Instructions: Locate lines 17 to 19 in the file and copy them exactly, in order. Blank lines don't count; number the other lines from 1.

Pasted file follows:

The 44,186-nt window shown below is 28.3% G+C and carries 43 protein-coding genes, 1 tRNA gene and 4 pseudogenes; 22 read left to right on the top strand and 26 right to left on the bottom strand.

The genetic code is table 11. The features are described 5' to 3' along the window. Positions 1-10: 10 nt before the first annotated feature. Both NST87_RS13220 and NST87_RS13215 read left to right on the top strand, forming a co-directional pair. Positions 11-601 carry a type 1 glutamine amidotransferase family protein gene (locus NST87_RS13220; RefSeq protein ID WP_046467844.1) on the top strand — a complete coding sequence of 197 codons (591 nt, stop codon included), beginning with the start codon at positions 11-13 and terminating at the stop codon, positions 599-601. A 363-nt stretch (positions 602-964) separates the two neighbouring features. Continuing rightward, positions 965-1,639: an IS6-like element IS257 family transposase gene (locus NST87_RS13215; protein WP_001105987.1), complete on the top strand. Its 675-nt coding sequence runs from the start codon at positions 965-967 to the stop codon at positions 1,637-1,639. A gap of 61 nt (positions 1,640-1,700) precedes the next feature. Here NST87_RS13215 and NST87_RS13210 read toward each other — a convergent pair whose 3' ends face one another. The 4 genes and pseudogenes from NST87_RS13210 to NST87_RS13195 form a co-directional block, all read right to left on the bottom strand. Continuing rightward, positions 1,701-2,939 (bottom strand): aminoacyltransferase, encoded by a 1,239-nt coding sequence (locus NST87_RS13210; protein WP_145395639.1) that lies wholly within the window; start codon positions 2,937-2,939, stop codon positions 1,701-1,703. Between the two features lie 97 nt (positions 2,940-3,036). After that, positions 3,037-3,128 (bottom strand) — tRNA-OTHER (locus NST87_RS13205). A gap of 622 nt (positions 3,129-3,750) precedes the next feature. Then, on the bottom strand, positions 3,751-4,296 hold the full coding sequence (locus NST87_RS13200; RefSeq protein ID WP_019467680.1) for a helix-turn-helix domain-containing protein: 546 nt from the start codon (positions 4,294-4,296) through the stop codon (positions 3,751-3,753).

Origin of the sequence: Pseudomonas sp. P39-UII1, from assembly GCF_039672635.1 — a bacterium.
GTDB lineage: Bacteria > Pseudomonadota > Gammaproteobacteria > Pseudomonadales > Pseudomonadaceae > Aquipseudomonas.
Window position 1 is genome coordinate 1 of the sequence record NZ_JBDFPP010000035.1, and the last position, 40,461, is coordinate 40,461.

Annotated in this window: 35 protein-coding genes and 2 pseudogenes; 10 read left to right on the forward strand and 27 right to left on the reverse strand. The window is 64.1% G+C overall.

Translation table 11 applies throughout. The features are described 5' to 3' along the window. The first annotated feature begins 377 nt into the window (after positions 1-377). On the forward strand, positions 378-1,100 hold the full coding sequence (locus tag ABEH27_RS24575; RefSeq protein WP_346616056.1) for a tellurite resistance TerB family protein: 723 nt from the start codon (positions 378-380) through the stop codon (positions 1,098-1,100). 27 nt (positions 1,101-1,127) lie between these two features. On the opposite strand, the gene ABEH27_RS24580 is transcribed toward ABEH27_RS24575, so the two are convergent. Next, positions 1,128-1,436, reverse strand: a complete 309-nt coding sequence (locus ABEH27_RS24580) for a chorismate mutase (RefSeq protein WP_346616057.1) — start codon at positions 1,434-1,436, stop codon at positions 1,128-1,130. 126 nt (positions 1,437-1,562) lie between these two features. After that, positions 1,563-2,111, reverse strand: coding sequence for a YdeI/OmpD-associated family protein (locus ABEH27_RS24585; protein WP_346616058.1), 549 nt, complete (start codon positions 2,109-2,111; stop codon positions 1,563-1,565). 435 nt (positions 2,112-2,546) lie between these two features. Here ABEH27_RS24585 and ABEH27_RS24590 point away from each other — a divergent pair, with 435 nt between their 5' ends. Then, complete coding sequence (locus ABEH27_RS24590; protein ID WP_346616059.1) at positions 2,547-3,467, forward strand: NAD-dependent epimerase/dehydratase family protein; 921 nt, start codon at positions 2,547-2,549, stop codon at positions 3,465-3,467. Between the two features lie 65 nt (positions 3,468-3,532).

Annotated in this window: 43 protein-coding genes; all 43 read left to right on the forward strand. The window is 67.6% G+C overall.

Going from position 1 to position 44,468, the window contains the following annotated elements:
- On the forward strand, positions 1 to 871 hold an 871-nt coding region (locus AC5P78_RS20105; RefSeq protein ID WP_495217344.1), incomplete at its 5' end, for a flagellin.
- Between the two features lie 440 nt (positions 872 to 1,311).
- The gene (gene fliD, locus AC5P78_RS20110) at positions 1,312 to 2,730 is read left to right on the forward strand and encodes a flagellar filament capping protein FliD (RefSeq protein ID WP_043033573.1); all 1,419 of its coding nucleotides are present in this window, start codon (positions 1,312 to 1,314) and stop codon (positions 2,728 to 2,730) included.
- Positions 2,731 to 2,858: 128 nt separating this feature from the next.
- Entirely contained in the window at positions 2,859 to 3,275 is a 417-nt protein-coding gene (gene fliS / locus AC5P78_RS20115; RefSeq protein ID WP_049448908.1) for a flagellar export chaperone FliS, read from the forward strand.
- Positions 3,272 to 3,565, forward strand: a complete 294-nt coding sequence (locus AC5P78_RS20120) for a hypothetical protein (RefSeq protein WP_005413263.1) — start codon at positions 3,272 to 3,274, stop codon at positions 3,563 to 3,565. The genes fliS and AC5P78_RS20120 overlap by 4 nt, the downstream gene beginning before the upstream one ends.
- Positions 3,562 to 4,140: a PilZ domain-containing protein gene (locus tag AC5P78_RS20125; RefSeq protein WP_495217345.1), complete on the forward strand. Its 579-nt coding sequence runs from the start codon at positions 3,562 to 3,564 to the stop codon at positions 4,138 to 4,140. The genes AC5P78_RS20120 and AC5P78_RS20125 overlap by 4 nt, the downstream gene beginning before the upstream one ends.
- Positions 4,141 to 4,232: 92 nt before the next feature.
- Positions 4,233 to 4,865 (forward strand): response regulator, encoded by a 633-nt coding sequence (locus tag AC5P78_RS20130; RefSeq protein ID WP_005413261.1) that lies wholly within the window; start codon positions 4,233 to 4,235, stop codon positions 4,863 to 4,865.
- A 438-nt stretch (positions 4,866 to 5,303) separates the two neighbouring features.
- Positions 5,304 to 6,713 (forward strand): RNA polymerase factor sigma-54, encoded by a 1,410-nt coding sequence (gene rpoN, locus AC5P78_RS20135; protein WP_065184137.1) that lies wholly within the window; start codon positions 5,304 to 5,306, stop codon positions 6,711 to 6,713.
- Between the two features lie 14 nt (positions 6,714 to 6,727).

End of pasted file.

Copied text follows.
- Positions 4,141 to 4,232: 92 nt before the next feature.
- Positions 4,233 to 4,865 (forward strand): response regulator, encoded by a 633-nt coding sequence (locus tag AC5P78_RS20130; RefSeq protein ID WP_005413261.1) that lies wholly within the window; start codon positions 4,233 to 4,235, stop codon positions 4,863 to 4,865.
- A 438-nt stretch (positions 4,866 to 5,303) separates the two neighbouring features.